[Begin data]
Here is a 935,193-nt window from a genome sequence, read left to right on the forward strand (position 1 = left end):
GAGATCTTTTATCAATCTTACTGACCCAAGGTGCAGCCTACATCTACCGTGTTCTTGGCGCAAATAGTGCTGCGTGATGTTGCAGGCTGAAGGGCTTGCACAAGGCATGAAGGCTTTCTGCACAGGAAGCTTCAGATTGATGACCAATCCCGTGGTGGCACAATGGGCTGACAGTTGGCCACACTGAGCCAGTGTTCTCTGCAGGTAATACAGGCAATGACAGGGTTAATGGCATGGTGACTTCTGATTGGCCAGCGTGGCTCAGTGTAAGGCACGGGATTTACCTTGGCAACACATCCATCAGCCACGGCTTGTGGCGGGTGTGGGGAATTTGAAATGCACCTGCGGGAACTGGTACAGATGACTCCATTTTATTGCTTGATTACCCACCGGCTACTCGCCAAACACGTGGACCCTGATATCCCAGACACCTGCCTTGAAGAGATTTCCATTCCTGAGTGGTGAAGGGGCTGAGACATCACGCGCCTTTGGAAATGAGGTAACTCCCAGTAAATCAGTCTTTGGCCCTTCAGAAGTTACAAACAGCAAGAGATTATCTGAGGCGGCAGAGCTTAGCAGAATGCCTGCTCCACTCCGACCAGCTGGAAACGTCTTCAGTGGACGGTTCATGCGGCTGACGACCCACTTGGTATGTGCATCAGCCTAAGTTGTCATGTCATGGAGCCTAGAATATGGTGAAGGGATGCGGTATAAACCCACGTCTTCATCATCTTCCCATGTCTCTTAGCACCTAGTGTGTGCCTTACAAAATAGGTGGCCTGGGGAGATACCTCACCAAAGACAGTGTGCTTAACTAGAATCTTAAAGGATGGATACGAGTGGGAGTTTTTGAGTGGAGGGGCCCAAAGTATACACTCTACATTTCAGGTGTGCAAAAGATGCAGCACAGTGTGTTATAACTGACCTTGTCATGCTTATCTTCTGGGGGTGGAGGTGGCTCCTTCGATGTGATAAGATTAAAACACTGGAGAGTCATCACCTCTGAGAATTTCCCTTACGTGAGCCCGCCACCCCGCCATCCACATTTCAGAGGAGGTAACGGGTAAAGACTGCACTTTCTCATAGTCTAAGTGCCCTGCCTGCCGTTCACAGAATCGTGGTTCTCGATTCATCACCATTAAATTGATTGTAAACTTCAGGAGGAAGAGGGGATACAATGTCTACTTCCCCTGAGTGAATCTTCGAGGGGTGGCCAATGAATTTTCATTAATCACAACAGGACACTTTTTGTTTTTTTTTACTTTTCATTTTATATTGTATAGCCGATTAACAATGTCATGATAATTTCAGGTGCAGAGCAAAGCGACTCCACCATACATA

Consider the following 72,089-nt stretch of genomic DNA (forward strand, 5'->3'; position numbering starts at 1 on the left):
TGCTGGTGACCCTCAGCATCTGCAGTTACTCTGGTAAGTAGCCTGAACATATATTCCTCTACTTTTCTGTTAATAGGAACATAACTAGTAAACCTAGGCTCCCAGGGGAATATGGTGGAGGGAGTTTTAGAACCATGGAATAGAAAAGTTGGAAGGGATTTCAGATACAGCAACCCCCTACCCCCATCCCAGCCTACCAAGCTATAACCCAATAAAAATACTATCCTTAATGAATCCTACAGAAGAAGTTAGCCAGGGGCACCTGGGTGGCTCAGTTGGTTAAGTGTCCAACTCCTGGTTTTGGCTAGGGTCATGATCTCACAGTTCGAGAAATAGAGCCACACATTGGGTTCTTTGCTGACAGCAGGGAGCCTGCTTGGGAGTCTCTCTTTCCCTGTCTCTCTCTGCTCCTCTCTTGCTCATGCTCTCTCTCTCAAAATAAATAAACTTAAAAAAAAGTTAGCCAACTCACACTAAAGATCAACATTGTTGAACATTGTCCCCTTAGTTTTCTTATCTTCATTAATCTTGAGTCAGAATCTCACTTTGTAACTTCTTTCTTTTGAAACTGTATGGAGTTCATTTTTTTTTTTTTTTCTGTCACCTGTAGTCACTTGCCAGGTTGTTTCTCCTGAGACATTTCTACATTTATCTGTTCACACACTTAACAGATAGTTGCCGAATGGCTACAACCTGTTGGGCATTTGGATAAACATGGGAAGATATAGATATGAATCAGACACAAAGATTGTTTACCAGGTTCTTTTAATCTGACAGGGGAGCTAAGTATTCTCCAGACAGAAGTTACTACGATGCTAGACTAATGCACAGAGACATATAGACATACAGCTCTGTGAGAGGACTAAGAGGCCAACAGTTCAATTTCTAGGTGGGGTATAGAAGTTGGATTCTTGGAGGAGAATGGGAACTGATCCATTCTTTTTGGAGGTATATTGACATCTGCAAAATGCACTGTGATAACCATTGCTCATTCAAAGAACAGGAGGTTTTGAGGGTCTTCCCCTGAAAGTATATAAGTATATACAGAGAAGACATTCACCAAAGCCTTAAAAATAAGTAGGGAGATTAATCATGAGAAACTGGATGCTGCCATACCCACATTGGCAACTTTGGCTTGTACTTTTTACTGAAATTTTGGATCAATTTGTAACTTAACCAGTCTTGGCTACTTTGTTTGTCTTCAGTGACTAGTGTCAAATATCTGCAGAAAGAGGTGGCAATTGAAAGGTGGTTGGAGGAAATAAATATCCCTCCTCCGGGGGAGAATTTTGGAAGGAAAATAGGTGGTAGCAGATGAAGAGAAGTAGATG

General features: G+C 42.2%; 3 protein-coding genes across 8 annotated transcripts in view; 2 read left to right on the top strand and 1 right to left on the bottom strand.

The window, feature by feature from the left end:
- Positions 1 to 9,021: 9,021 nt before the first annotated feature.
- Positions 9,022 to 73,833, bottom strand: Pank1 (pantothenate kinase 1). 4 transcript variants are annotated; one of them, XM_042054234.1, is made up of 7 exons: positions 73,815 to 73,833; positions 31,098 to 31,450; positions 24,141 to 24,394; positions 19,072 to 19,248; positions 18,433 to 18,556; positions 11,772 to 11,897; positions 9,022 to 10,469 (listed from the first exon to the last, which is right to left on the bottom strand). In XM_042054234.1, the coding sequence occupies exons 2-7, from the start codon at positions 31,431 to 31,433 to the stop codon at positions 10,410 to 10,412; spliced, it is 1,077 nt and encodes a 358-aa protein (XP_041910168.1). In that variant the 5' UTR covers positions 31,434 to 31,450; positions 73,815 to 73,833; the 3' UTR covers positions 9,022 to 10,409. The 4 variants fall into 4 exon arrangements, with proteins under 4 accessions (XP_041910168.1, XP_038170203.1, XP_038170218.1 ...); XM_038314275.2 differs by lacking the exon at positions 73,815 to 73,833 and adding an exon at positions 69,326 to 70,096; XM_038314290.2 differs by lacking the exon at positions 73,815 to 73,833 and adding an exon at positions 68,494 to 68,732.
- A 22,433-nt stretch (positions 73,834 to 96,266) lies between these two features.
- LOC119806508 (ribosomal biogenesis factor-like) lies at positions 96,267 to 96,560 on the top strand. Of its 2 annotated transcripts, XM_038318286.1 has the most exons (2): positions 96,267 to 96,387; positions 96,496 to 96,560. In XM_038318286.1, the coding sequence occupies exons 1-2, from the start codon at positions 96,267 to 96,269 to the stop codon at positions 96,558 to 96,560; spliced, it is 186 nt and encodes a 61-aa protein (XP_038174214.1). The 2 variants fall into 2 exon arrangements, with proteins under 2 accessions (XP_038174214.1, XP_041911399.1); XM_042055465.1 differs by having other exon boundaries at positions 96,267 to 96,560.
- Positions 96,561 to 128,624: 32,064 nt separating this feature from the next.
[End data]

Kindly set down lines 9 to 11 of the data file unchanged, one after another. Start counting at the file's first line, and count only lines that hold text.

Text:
- A 22,433-nt stretch (positions 73,834 to 96,266) lies between these two features.
- LOC119806508 (ribosomal biogenesis factor-like) lies at positions 96,267 to 96,560 on the top strand. Of its 2 annotated transcripts, XM_038318286.1 has the most exons (2): positions 96,267 to 96,387; positions 96,496 to 96,560. In XM_038318286.1, the coding sequence occupies exons 1-2, from the start codon at positions 96,267 to 96,269 to the stop codon at positions 96,558 to 96,560; spliced, it is 186 nt and encodes a 61-aa protein (XP_038174214.1). The 2 variants fall into 2 exon arrangements, with proteins under 2 accessions (XP_038174214.1, XP_041911399.1); XM_042055465.1 differs by having other exon boundaries at positions 96,267 to 96,560.
- Positions 96,561 to 128,624: 32,064 nt separating this feature from the next.